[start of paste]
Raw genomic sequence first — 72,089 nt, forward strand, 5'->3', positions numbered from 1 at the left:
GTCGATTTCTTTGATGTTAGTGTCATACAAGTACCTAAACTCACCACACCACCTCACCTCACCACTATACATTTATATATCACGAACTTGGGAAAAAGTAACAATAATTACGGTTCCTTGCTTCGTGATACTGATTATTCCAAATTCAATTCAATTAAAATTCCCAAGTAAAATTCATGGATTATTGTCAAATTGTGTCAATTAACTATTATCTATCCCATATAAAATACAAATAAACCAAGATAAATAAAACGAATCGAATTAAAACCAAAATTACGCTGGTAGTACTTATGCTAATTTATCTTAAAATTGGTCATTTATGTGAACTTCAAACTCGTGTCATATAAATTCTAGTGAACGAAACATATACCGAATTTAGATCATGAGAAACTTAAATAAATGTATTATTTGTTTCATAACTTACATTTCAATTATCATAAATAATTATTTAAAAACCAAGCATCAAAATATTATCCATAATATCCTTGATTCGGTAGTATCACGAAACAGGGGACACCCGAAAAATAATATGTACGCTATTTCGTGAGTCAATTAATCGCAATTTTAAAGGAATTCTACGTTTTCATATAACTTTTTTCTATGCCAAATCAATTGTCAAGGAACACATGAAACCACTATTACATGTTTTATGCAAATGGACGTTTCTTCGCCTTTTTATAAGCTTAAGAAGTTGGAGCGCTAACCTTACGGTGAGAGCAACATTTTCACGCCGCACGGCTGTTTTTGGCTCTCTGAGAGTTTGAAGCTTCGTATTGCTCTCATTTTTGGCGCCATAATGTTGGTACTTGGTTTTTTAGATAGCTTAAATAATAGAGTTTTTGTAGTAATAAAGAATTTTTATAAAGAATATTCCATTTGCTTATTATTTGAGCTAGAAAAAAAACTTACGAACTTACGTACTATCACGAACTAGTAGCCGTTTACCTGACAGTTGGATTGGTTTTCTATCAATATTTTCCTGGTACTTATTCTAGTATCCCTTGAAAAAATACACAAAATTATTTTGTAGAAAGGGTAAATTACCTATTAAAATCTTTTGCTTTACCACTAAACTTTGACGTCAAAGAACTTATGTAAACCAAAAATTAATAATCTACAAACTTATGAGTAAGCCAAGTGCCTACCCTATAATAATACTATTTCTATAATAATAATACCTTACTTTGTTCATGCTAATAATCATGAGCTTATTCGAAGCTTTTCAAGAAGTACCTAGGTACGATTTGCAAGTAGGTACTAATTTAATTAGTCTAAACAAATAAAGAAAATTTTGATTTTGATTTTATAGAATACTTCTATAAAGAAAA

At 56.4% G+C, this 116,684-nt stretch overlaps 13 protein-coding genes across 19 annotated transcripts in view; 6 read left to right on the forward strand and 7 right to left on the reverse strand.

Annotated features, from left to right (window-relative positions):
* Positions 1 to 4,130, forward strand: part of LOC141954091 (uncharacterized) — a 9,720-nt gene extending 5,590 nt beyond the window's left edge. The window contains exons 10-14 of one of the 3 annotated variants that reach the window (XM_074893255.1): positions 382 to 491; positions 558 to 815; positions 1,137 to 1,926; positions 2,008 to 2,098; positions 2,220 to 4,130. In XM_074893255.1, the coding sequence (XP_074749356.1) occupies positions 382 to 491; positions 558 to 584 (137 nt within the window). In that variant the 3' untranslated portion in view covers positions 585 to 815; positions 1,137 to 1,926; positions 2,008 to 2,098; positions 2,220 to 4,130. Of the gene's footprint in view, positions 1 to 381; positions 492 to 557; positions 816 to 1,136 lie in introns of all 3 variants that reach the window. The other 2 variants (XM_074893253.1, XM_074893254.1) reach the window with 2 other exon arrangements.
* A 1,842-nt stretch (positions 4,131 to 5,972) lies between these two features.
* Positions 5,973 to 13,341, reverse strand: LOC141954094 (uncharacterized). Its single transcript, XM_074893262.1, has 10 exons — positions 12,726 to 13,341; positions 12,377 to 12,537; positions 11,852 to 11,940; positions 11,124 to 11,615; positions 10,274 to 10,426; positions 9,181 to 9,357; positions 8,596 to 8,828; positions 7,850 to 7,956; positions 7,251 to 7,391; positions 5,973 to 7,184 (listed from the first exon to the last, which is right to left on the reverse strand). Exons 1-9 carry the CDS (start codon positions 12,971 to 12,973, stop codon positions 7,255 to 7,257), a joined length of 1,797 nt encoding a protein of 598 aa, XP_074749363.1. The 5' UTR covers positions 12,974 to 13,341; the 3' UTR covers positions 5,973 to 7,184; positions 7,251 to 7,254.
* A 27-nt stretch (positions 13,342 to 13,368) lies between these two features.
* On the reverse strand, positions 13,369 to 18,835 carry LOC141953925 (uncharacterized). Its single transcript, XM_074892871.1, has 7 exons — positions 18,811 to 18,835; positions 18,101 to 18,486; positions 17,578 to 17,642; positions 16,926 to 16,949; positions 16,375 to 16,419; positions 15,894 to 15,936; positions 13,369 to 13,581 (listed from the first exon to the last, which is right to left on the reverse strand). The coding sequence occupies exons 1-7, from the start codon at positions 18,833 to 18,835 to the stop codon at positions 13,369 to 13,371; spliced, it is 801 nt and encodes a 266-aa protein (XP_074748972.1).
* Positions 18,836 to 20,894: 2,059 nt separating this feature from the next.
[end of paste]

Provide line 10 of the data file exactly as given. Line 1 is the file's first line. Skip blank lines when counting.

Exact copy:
* Positions 18,836 to 20,894: 2,059 nt separating this feature from the next.